1. You have stated that regional traffic demand is a driver for the highway expansion. Yet this project, if built, will still bottleneck at Manitou Springs. Is there a long-range state plan, as yet unshared, to eventually widen the highway in a similar manner up Ute Pass? Is this to be a template for that?

Answer: The traffic volume projected west of the Manitou Avenue interchange can be accommodated with two lanes in each direction. Based on this forecast, reducing the number of lanes at the Manitou Avenue interchange will not cause a bottleneck on US 24. The US 24 Project Team is not aware of any long-range state plan to eventually widen the highway from Manitou Springs to Woodland Park, and no transportation plans for the region identify this type of project.

2. How much of the traffic is commuters and how much is local?

Answer: The forecast data shows that in 2030 40% of the trips on US 24 are expected to be trips that begin and end outside the corridor; 54% of the trips will begin or end outside the corridor; and only 6% will begin and end inside the corridor. Currently, 20% of the trips use the corridor to commute to work.

3. Where is all the growth coming from? There’s no more room to grow over here.

Answer: The traffic growth projected in this corridor is at a modest annual rate. It is less than the historic per annum growth on the corridor and it is less than the growth forecasted for the greater Colorado Springs region. US 24 is a regional highway and growth throughout the region is a significant contributor to the increased number of trips on US 24.

Some areas along US 24 are planned for redevelopment of a higher density than exists today. A higher density will generate more trips. In addition, Gold Hill Mesa, and other new developments north and south of the corridor will also contribute to the growth of traffic in the corridor.

4. What will you do if your population and business projections are found to be overestimated? Start over?

Answer: As the population and employment data is revised, the traffic forecasting model will be rerun and new forecasts will be developed. The alternatives and the design options will be re-evaluated with these volumes to determine if they still provide the needed operational improvements. If the traffic forecasts were to decrease significantly, alternatives and the design options that provided the needed operational improvements would be determined. A decrease in the forecasts is not expected given the planning horizon will be 2035.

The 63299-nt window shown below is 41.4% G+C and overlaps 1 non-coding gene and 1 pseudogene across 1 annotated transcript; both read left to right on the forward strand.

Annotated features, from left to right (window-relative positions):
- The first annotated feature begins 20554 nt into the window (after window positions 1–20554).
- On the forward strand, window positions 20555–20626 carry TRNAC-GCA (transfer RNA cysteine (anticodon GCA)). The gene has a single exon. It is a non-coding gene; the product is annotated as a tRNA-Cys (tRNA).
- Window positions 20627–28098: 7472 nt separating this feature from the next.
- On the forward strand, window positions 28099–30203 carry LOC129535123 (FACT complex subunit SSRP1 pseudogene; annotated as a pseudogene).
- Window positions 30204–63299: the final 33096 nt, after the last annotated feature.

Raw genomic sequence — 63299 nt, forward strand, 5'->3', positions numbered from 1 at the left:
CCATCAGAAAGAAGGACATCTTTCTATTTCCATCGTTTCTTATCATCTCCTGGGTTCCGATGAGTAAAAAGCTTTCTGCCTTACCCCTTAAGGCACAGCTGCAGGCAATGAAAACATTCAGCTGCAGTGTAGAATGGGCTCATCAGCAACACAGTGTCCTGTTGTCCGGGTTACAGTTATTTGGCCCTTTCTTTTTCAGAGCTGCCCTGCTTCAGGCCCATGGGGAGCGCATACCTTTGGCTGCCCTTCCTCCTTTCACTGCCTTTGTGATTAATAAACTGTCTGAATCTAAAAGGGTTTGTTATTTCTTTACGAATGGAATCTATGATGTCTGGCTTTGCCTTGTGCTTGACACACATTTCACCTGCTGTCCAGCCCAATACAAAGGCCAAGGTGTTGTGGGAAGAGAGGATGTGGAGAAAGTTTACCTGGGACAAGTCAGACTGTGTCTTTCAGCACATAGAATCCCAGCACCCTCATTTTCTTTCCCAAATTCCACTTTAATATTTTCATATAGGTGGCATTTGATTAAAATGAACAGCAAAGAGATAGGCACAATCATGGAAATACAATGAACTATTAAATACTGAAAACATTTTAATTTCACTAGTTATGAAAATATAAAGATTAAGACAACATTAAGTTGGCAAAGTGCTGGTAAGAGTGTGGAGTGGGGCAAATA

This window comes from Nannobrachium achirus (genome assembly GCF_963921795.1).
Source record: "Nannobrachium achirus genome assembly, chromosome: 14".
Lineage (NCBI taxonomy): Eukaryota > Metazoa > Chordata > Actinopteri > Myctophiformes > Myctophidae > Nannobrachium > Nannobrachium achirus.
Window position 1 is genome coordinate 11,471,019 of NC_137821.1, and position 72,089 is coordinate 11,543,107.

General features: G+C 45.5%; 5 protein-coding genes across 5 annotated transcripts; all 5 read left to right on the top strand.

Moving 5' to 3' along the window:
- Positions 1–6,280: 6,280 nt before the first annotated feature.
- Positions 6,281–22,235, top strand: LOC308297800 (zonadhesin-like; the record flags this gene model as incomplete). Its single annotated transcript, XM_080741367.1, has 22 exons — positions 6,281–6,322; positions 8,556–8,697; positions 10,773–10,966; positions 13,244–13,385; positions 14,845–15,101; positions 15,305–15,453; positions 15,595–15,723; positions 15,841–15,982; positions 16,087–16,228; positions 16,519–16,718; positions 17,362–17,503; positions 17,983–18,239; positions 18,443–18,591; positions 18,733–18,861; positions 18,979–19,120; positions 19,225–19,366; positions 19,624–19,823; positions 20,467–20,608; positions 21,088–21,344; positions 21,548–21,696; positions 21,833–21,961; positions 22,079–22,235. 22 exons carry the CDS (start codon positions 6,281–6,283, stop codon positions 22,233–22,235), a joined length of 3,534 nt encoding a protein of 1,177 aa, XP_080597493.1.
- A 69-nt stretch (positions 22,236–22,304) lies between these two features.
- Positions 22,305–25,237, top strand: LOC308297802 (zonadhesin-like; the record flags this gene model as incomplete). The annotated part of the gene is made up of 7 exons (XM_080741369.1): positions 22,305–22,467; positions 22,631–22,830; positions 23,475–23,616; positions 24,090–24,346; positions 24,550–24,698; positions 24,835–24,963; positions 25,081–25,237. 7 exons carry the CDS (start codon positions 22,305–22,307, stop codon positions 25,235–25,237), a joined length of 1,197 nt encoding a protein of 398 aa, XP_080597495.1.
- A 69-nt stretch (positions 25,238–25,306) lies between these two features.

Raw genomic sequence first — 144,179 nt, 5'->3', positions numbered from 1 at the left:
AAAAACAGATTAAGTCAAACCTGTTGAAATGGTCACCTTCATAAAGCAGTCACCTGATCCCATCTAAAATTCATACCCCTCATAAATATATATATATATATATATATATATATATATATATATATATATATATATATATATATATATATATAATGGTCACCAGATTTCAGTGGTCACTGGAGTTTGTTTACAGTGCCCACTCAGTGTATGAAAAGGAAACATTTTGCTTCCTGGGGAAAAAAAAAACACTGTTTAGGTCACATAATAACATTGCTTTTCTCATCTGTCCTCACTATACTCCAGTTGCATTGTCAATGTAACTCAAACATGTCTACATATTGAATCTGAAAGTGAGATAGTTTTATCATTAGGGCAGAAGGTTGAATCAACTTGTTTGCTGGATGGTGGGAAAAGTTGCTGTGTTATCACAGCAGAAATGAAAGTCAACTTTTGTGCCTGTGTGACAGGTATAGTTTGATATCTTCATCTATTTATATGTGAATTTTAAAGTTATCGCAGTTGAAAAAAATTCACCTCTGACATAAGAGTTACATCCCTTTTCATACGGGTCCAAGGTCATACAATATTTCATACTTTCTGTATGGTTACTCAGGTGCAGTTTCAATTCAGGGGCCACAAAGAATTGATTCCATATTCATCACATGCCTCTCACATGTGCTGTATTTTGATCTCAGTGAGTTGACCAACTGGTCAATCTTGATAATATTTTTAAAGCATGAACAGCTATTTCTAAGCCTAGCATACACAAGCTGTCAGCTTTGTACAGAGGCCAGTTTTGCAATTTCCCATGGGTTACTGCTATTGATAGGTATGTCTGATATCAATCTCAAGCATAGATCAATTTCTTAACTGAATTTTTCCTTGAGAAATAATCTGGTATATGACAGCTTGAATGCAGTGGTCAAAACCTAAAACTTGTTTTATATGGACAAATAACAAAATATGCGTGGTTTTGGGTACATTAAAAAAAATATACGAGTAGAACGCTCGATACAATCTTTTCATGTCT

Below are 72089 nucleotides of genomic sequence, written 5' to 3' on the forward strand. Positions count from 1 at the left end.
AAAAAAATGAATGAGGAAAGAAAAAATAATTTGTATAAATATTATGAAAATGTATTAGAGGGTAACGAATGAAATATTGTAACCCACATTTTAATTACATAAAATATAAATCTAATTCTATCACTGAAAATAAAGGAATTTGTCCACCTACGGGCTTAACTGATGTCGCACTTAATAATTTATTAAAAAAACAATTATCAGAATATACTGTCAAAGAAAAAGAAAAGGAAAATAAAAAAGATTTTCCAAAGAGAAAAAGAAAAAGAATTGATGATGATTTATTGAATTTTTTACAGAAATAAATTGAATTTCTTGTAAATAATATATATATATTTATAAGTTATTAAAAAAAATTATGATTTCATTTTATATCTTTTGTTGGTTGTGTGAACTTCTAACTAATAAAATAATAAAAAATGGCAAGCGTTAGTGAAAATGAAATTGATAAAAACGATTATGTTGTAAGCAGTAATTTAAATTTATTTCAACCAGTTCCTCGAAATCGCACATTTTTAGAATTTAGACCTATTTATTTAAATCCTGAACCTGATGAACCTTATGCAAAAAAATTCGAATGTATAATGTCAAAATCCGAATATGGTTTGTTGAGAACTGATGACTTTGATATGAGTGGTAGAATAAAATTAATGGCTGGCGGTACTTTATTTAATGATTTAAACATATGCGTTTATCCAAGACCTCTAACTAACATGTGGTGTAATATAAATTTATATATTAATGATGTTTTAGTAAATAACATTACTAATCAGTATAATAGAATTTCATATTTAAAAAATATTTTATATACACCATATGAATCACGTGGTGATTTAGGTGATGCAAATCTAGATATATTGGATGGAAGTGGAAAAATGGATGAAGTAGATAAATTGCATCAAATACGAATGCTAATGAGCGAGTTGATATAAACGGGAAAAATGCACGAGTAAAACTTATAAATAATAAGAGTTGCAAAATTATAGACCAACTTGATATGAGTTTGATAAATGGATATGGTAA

5. Pleasant Valley is strictly residential, with zero commercial businesses. In 2030, you project 230% increase in employment. How can you possibly come up with this number? Also traffic numbers do not seem to be correct in all areas.

Answer: The Pikes Peak Area Council of Governments works with the planning staff of member entities, interested citizens and the state demographer to develop future land use forecasts. The geographic area for which this employment is projected likely includes more than just the Pleasant Valley residential developments. The traffic forecasts developed using the 2035 land use will re-evaluate the traffic volumes in this area as well as the entire greater Colorado Springs area.

6. Is the “level of service” measured with consideration of current traffic flow or does it measure in terms of anticipated future traffic numbers?

Answer: Level of service (LOS) has been developed for both existing and future traffic. The LOS shown tonight in the presentation is a measure of anticipated future traffic.

7. Could you please post the current LOS grades of each intersection?

Answer: Yes, we will. However, since the Pikes Peak Area Council of Governments is in the process of revising its numbers to reflect 2035 regional forecasts, it may make more sense to wait until those numbers are available. The 2030 numbers have already been posted on this Web site.

8. So no option meets LOS standards at 8th?

Answer: All of the design options at 8th Street would operate with an overall level of service (LOS) D for the 2030 PM peak hour. However, they all have some individual movements that would operate at a LOS E. Alternatives 16, 19 and 21 have two movements at LOS E, Alternative 17 has three and Alternative 18 has 5.

At this point it is hard to say whether 2035 volumes will make things worse or better at this intersection. The options developed maximize the operations for grade-separated improvements between an expressway and an arterial.